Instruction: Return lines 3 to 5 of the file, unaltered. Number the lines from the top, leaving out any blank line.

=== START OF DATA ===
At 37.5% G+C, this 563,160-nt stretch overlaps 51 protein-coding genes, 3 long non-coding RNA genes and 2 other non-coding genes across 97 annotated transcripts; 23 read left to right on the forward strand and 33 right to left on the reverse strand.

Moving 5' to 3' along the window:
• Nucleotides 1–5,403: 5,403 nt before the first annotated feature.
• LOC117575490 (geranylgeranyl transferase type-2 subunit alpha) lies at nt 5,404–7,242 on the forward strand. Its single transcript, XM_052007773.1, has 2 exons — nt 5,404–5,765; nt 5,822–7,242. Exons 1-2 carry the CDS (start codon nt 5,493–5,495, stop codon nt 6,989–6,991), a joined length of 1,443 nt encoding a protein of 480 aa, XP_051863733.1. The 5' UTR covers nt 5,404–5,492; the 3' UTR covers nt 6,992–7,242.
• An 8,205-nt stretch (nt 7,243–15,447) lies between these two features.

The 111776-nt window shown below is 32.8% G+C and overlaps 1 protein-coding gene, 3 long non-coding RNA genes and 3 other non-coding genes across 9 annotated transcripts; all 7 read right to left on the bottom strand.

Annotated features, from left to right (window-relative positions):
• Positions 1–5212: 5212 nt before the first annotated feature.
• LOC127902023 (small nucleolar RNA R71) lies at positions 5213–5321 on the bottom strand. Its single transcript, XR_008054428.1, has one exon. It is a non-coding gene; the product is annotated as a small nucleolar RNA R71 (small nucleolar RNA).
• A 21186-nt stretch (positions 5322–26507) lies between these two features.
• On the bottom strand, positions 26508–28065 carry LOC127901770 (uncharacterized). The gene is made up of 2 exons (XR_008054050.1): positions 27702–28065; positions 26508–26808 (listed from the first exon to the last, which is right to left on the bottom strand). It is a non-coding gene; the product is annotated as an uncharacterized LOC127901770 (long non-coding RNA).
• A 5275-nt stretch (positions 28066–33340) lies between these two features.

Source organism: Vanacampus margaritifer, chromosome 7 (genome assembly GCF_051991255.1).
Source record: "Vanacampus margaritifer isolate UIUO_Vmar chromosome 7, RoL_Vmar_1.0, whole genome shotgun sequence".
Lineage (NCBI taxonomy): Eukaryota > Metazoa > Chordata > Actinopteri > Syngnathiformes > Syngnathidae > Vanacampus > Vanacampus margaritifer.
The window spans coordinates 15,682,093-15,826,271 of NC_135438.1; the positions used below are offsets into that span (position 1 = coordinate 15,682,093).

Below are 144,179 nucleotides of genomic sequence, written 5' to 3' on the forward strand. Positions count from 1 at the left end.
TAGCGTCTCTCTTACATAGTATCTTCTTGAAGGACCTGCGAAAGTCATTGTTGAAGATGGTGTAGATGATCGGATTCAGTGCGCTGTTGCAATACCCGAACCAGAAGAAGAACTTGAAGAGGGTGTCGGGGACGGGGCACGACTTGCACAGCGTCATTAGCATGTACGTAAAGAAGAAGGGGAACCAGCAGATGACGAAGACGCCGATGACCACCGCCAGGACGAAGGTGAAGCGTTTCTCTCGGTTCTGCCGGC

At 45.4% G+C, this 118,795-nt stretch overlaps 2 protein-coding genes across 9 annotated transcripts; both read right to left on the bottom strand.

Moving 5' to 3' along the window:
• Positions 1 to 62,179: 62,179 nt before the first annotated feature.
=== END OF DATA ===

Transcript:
• Nucleotides 1–5,403: 5,403 nt before the first annotated feature.
• LOC117575490 (geranylgeranyl transferase type-2 subunit alpha) lies at nt 5,404–7,242 on the forward strand. Its single transcript, XM_052007773.1, has 2 exons — nt 5,404–5,765; nt 5,822–7,242. Exons 1-2 carry the CDS (start codon nt 5,493–5,495, stop codon nt 6,989–6,991), a joined length of 1,443 nt encoding a protein of 480 aa, XP_051863733.1. The 5' UTR covers nt 5,404–5,492; the 3' UTR covers nt 6,992–7,242.
• An 8,205-nt stretch (nt 7,243–15,447) lies between these two features.